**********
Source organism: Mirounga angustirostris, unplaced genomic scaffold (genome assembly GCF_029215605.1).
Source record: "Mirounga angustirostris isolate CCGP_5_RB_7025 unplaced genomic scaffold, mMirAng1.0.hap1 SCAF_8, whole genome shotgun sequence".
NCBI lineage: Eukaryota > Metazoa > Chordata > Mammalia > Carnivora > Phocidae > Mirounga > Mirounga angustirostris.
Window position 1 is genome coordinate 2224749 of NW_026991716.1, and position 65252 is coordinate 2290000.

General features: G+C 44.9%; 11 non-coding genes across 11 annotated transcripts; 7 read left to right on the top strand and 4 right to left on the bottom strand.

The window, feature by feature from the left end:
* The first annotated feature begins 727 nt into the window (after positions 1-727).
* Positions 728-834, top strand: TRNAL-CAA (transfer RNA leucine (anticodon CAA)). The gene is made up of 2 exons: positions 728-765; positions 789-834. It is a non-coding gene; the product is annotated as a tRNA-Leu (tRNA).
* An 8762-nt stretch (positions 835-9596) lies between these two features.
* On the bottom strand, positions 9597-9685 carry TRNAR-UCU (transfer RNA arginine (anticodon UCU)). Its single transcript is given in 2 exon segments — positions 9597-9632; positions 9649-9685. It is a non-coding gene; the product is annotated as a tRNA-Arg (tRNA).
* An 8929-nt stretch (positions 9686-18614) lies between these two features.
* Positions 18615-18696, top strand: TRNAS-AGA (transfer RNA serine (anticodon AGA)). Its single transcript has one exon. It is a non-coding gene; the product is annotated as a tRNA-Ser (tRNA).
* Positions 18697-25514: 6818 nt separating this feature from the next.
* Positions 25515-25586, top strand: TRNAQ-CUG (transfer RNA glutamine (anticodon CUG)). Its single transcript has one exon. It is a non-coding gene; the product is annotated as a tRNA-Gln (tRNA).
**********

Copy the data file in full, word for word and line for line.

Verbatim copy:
Source organism: Mirounga angustirostris, unplaced genomic scaffold (genome assembly GCF_029215605.1).
Source record: "Mirounga angustirostris isolate CCGP_5_RB_7025 unplaced genomic scaffold, mMirAng1.0.hap1 SCAF_8, whole genome shotgun sequence".
NCBI lineage: Eukaryota > Metazoa > Chordata > Mammalia > Carnivora > Phocidae > Mirounga > Mirounga angustirostris.
Window position 1 is genome coordinate 2224749 of NW_026991716.1, and position 65252 is coordinate 2290000.

General features: G+C 44.9%; 11 non-coding genes across 11 annotated transcripts; 7 read left to right on the top strand and 4 right to left on the bottom strand.

The window, feature by feature from the left end:
* The first annotated feature begins 727 nt into the window (after positions 1-727).
* Positions 728-834, top strand: TRNAL-CAA (transfer RNA leucine (anticodon CAA)). The gene is made up of 2 exons: positions 728-765; positions 789-834. It is a non-coding gene; the product is annotated as a tRNA-Leu (tRNA).
* An 8762-nt stretch (positions 835-9596) lies between these two features.
* On the bottom strand, positions 9597-9685 carry TRNAR-UCU (transfer RNA arginine (anticodon UCU)). Its single transcript is given in 2 exon segments — positions 9597-9632; positions 9649-9685. It is a non-coding gene; the product is annotated as a tRNA-Arg (tRNA).
* An 8929-nt stretch (positions 9686-18614) lies between these two features.
* Positions 18615-18696, top strand: TRNAS-AGA (transfer RNA serine (anticodon AGA)). Its single transcript has one exon. It is a non-coding gene; the product is annotated as a tRNA-Ser (tRNA).
* Positions 18697-25514: 6818 nt separating this feature from the next.
* Positions 25515-25586, top strand: TRNAQ-CUG (transfer RNA glutamine (anticodon CUG)). Its single transcript has one exon. It is a non-coding gene; the product is annotated as a tRNA-Gln (tRNA).